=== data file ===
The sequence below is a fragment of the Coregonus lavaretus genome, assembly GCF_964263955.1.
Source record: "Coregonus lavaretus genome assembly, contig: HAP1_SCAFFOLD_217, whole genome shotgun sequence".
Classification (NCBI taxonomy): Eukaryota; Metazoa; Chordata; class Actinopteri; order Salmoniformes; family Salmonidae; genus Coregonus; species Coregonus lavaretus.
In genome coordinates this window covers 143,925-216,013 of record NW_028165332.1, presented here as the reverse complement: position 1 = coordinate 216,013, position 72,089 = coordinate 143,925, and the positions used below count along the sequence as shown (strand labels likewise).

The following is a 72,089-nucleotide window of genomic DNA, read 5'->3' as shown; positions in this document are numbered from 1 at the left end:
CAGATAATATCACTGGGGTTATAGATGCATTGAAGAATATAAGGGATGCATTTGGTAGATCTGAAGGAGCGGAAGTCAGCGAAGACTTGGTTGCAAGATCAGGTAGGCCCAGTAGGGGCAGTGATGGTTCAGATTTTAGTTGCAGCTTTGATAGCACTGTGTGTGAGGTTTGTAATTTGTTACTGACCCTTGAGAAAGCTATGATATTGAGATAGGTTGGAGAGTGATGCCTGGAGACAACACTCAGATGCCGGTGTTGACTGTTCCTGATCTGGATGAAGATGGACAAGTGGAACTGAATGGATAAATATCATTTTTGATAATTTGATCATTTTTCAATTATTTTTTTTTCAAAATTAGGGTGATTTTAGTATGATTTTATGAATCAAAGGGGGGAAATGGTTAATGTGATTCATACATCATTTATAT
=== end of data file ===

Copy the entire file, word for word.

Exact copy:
The sequence below is a fragment of the Coregonus lavaretus genome, assembly GCF_964263955.1.
Source record: "Coregonus lavaretus genome assembly, contig: HAP1_SCAFFOLD_217, whole genome shotgun sequence".
Classification (NCBI taxonomy): Eukaryota; Metazoa; Chordata; class Actinopteri; order Salmoniformes; family Salmonidae; genus Coregonus; species Coregonus lavaretus.
In genome coordinates this window covers 143,925-216,013 of record NW_028165332.1, presented here as the reverse complement: position 1 = coordinate 216,013, position 72,089 = coordinate 143,925, and the positions used below count along the sequence as shown (strand labels likewise).

The following is a 72,089-nucleotide window of genomic DNA, read 5'->3' as shown; positions in this document are numbered from 1 at the left end:
CAGATAATATCACTGGGGTTATAGATGCATTGAAGAATATAAGGGATGCATTTGGTAGATCTGAAGGAGCGGAAGTCAGCGAAGACTTGGTTGCAAGATCAGGTAGGCCCAGTAGGGGCAGTGATGGTTCAGATTTTAGTTGCAGCTTTGATAGCACTGTGTGTGAGGTTTGTAATTTGTTACTGACCCTTGAGAAAGCTATGATATTGAGATAGGTTGGAGAGTGATGCCTGGAGACAACACTCAGATGCCGGTGTTGACTGTTCCTGATCTGGATGAAGATGGACAAGTGGAACTGAATGGATAAATATCATTTTTGATAATTTGATCATTTTTCAATTATTTTTTTTTCAAAATTAGGGTGATTTTAGTATGATTTTATGAATCAAAGGGGGGAAATGGTTAATGTGATTCATACATCATTTATAT